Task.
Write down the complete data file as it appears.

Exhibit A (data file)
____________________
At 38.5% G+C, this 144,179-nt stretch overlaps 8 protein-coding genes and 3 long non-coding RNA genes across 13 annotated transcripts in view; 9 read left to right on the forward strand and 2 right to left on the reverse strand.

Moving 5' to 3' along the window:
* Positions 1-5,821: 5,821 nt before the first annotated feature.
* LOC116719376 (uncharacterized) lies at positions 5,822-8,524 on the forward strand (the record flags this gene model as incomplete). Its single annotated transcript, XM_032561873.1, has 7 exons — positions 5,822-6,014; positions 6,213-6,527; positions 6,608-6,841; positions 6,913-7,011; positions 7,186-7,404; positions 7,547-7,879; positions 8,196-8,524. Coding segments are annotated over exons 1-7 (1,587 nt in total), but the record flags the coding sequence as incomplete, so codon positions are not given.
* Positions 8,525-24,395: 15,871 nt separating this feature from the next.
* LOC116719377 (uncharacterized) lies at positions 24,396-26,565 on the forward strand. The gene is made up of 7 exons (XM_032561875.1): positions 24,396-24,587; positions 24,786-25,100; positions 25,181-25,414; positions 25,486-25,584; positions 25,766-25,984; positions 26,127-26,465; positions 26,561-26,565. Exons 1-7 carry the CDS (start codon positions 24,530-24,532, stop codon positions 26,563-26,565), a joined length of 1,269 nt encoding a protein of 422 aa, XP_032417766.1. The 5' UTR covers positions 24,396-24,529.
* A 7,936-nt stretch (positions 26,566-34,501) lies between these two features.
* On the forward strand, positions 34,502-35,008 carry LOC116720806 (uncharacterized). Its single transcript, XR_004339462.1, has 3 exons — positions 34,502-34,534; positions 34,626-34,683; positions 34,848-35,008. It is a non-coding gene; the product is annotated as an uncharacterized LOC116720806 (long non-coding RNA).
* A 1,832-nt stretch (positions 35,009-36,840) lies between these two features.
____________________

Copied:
At 38.5% G+C, this 144,179-nt stretch overlaps 8 protein-coding genes and 3 long non-coding RNA genes across 13 annotated transcripts in view; 9 read left to right on the forward strand and 2 right to left on the reverse strand.

Moving 5' to 3' along the window:
* Positions 1-5,821: 5,821 nt before the first annotated feature.
* LOC116719376 (uncharacterized) lies at positions 5,822-8,524 on the forward strand (the record flags this gene model as incomplete). Its single annotated transcript, XM_032561873.1, has 7 exons — positions 5,822-6,014; positions 6,213-6,527; positions 6,608-6,841; positions 6,913-7,011; positions 7,186-7,404; positions 7,547-7,879; positions 8,196-8,524. Coding segments are annotated over exons 1-7 (1,587 nt in total), but the record flags the coding sequence as incomplete, so codon positions are not given.
* Positions 8,525-24,395: 15,871 nt separating this feature from the next.
* LOC116719377 (uncharacterized) lies at positions 24,396-26,565 on the forward strand. The gene is made up of 7 exons (XM_032561875.1): positions 24,396-24,587; positions 24,786-25,100; positions 25,181-25,414; positions 25,486-25,584; positions 25,766-25,984; positions 26,127-26,465; positions 26,561-26,565. Exons 1-7 carry the CDS (start codon positions 24,530-24,532, stop codon positions 26,563-26,565), a joined length of 1,269 nt encoding a protein of 422 aa, XP_032417766.1. The 5' UTR covers positions 24,396-24,529.
* A 7,936-nt stretch (positions 26,566-34,501) lies between these two features.
* On the forward strand, positions 34,502-35,008 carry LOC116720806 (uncharacterized). Its single transcript, XR_004339462.1, has 3 exons — positions 34,502-34,534; positions 34,626-34,683; positions 34,848-35,008. It is a non-coding gene; the product is annotated as an uncharacterized LOC116720806 (long non-coding RNA).
* A 1,832-nt stretch (positions 35,009-36,840) lies between these two features.